Genius: The Modern View is an Op-Ed piece by David Brooks. One reason I am counting it as one of my readings and writing a little blurb about it is that I want to share it with my students in the fall and writing helps cement something in my memory. Another reason is that relates to one of my art projects, An Exercise.
Brooks gives a quick gloss of what the latest research is finding out about this thing we call genius.
The latest research suggests a more prosaic, democratic, even puritanical view of the world. The key factor separating geniuses from the merely accomplished is not a divine spark. It’s not I.Q., a generally bad predictor of success, even in realms like chess. Instead, it’s deliberate practice. Top performers spend more hours (many more hours rigorously practicing their craft.
Brooks points to two points that summarize the latest research, The Talent Code by Daniel Coyle and Talent is Overrated by Geoff Colvin.
The most interesting nugget/pearl of wisdom is that practice, practice, practice “delays the automatizing process.”
The mind wants to turn deliberate, newly learned skills into unconscious, automatically performed skills. But the mind is sloppy and will settle for good enough. By practicing slowly, by breaking skills down into tiny parts and repeating, the strenuous student forces the brain to internalize a better pattern of performance.
What seems to be key (I say seems because I haven’t seen the research and take any science findings reported in newspapers with a salt shaker worth of salt) is “the ability to develop a deliberate, strenuous and boring practice routine.” I have to quibble with Brooks characterization of it as boring.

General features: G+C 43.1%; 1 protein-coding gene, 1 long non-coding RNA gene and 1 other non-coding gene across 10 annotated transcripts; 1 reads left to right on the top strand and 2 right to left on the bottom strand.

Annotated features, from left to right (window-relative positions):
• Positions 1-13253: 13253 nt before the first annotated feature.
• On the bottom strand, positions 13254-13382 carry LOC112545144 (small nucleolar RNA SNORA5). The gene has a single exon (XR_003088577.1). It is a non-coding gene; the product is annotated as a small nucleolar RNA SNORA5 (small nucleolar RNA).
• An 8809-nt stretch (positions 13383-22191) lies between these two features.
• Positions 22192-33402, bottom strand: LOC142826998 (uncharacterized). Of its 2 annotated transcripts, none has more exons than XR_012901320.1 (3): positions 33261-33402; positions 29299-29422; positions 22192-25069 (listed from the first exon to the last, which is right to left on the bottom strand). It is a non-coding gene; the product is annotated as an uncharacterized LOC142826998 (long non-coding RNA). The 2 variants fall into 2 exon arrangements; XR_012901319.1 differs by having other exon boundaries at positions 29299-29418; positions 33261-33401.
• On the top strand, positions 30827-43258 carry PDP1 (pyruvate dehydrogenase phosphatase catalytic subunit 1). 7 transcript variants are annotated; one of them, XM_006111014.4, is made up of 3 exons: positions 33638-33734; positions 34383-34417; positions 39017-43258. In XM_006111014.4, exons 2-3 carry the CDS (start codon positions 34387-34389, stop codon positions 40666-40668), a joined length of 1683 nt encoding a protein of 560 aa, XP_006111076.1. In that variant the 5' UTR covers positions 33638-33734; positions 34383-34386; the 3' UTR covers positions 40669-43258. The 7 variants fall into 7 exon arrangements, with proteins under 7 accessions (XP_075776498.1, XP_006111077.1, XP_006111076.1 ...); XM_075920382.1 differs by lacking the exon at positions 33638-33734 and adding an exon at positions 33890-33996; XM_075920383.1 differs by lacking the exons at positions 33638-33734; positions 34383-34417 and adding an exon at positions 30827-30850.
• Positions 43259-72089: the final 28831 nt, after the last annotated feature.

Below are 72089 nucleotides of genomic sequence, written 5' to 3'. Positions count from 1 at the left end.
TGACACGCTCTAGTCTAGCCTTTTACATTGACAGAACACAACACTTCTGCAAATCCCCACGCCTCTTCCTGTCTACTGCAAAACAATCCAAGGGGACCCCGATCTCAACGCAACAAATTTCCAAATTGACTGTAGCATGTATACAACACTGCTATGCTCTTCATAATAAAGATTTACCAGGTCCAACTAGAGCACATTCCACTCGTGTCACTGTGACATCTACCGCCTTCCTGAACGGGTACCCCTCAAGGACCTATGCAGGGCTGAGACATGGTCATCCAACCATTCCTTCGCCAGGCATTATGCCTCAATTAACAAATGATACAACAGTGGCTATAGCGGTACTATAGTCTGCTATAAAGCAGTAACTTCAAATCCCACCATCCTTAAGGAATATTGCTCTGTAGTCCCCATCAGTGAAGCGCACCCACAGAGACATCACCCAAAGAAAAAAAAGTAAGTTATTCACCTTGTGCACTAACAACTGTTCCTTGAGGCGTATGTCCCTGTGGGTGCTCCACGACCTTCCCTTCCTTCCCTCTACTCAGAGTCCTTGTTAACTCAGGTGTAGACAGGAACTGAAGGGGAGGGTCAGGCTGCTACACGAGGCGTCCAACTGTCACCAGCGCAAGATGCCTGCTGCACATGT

Having had long spells where I have worked in a similar way on my writing (I am in one of the spells right now, in fact) and performance skills, I seldom am bored by the hours and hours I spend paying close attention. Exhausted and depleted, sometimes, yes. But I rarely am bored. I find it satisfying to pay close attention trying to catch mistakes (though some always get past me), arranging and re-arrange the words, reading a section over and over and over again to find the small things that need fixing.
I am trying to balance the hours and hours I spend on pieces with some short writing assignments. Bishop Bishop’s Off the Cuff Daily Doses are an attempt to conceive, write and edit something in under an hour. It also is a type of practice, an attempt to hone my ability to community by focusing on time.
Last quote from Brooks piece, “the brain is also phenomenally plastic. We construct ourselves through behavior . . . it’s not who you are, it’s what you do.”
See more progress on: Read and/or research 30 things from my sh*t to read folder for April 09
On May 6th, 2009 09:52 pm (UTC), (Anonymous) commented:
I am reading The Talent Code and cannot put it down. What Coyle explains about "deep practice", about the right way to practice to see results is very useful. I have heard that being tired after writing or after practicing violin, for example, is a sign that you have been practicing these skills well, practicing deeply.
Good to know that book is riveting. I think I have The Talent Code on hold at the library, it may be the other book, the library only had one of the books listed in the Op-Ed piece. I often am tired after a good long writing session, maybe that mean's I'm practicing enough. Though when I read over my work later, I think perhaps I need more practice.